If only there were a way to organize your answers to all of these questions — a place where you could enter in estimated costs for all of your line items, and then compare your projected marketing budget to what you actually end up spending …
Good news! Our latest offer, 8 Free Budget Templates to Manage Your Marketing Spend, has got you covered. Included in our eight budget templates bundle is a template to manage your website redesign … as well as templates for both Excel and Google Sheets to help you track your content budget, paid advertising budget, event budget, and more.
Here’s a peek:
Aligning Your Budget With Your Marketing Goals
What you spend and where you spend it will depend on what you’re trying to accomplish. This is especially true when it comes to paid advertising like search and display ads, social media ads, and so on.
HubSpot’s former Demand Generation Marketer and Trello’s current Product Marketing Manager, Jessica Webb, says this about how your costs can change when focusing on lead generation vs. lead conversion: “The majority of money you spend on paid efforts is usually calculated based on volume of clicks or impressions. Because of this, you’ll often want to put more budget toward campaigns with higher-volume offers and audiences.”
“An example, a tweet or Facebook ad promoting a lead generation offer that leans more top of the funnel will likely receive more clicks than something that falls more toward the middle or bottom of the funnel,” she explains.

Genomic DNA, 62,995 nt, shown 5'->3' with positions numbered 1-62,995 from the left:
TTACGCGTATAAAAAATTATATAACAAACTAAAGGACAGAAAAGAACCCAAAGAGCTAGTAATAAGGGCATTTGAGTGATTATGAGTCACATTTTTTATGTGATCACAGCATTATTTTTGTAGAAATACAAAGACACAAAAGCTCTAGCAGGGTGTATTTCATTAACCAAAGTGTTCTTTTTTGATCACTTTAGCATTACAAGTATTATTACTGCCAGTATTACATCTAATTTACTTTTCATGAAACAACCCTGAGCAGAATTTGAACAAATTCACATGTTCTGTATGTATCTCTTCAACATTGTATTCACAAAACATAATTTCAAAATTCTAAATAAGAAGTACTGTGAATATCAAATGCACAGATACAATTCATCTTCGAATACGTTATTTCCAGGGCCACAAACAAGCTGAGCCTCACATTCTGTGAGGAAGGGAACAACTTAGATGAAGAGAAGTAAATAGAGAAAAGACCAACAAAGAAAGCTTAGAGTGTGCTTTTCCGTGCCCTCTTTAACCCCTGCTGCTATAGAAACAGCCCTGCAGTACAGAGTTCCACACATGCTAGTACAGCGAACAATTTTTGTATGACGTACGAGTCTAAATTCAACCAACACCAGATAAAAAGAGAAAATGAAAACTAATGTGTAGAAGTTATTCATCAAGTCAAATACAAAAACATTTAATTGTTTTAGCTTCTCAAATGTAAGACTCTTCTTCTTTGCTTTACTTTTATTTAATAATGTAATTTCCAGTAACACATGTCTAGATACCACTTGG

Your paid advertising costs will also change depending on how wide of an audience you are attempting to reach. “You can look at Twitter advertising as an example,” Webb explains. “You have to option to target your campaigns based on users’ interests or keywords searched for. Interests are a much broader category, whereas smaller pockets of users are searching for any given keyword, therefore your interests-based audience is going to be much larger and require a larger budget.”
To keep better track of your paid advertising efforts,download the Paid Advertising Budget Template (included in the8 Budget Templates to Manage Your Marketing Spend).
Beware Hidden Costs
One of the great advantages to having and maintaining a budget spreadsheet is that it helps you avoid those end-of-the-quarter or end-of-the-year freak outs when you realize, “Whoa … what did I spend all that money on?”
In many cases, unanticipated costs can force marketers to fork over cash that they didn’t plan on spending. Product marketing offers a perfect example. According HubSpot’s VP of Marketing Meghan Keaney Anderson, it’s easy to forget that successfully marketing your products and services requires more than just promotion.